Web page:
Gov. Bill Owens on Monday signed into law a bill aimed at protecting seriously ill children from parents who withhold medical treatment on religious grounds.
House Bill 1286 would make faith healing a crime under the state's child abuse law when used in place of medicine for a child in danger of dying.
"This will give all children in Colorado the same rights," said Peter Weir, executive director of the District Attorneys' Council. "Hopefully, it will act as a deterrent ... and save some kids' lives."
The law was prompted by the illness of Amanda Bates, a 13-year-old Clifton girl who died Feb. 5 of complications stemming from untreated diabetes, days after the bill was introduced. Her parents, members of General Assembly Church of the First Born, did not believe in medical treatment for their daughter.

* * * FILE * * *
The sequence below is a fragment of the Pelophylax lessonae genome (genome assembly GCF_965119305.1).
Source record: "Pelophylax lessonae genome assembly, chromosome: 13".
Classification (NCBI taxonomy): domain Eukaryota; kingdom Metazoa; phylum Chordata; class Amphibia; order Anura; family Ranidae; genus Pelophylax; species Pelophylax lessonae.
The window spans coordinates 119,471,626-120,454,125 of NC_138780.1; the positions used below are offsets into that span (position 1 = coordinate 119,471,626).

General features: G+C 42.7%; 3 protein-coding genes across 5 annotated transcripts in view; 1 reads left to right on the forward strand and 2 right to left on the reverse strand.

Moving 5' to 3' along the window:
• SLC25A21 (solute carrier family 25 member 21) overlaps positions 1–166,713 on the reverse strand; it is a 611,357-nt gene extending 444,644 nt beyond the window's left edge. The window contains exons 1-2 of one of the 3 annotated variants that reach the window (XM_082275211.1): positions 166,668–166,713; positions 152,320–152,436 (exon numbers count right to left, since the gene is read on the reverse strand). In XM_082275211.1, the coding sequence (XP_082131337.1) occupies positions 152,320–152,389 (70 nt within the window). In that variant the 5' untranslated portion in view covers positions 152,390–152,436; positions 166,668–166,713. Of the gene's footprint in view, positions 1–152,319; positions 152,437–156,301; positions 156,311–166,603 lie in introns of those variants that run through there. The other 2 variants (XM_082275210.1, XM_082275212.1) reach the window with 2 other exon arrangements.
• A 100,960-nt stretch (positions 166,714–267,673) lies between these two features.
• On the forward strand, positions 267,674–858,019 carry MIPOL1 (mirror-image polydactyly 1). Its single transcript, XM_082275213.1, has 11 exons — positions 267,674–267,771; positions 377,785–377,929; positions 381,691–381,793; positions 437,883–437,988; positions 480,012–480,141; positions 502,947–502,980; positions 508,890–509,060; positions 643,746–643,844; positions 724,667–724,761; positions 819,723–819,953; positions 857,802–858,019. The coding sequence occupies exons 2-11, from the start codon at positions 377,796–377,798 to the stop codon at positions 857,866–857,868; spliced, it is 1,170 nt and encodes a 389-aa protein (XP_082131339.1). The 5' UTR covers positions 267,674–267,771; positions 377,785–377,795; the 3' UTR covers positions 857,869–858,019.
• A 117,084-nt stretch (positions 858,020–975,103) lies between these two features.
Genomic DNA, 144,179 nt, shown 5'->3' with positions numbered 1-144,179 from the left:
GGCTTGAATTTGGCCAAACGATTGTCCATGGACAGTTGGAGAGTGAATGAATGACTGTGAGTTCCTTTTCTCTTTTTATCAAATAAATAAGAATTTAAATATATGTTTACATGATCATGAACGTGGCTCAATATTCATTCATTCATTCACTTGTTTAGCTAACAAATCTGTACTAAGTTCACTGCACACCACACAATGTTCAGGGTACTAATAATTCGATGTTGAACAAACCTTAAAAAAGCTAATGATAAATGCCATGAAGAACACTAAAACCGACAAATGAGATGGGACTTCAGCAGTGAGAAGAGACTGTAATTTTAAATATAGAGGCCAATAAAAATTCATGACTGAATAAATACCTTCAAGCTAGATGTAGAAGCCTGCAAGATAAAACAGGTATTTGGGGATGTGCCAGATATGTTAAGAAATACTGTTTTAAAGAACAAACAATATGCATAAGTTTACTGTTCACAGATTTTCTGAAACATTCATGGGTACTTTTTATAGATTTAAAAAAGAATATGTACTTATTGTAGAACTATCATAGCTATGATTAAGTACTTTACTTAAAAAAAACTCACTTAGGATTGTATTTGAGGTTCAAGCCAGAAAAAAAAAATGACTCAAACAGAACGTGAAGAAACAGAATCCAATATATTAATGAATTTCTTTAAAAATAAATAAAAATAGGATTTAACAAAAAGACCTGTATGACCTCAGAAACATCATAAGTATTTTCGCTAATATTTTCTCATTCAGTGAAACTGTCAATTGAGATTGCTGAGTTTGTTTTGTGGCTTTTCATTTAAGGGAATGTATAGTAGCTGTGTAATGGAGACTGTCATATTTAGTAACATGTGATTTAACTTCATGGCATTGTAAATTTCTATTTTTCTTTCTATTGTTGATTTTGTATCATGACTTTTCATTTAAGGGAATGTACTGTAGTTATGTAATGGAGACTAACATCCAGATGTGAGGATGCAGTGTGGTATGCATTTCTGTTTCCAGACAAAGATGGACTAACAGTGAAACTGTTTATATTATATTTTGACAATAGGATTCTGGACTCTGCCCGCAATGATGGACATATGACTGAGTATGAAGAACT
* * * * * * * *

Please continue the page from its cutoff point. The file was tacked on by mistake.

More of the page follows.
A medical examiner testified during legislative hearings that the girl suffered from massive infections and died a slow, painful death. Since 1974, 13 children of parents who belong to religious sects have died in Colorado from lack of medical care.
"This is so important for the protection of children of Colorado," Rep. Kay Alexander, R-Montrose, the chief sponsor of the bill, said at a bill-signing ceremony outside the governor's office.
The bill was strongly opposed by religious conservatives on grounds that it violated the First Amendment's right to freedom of religion.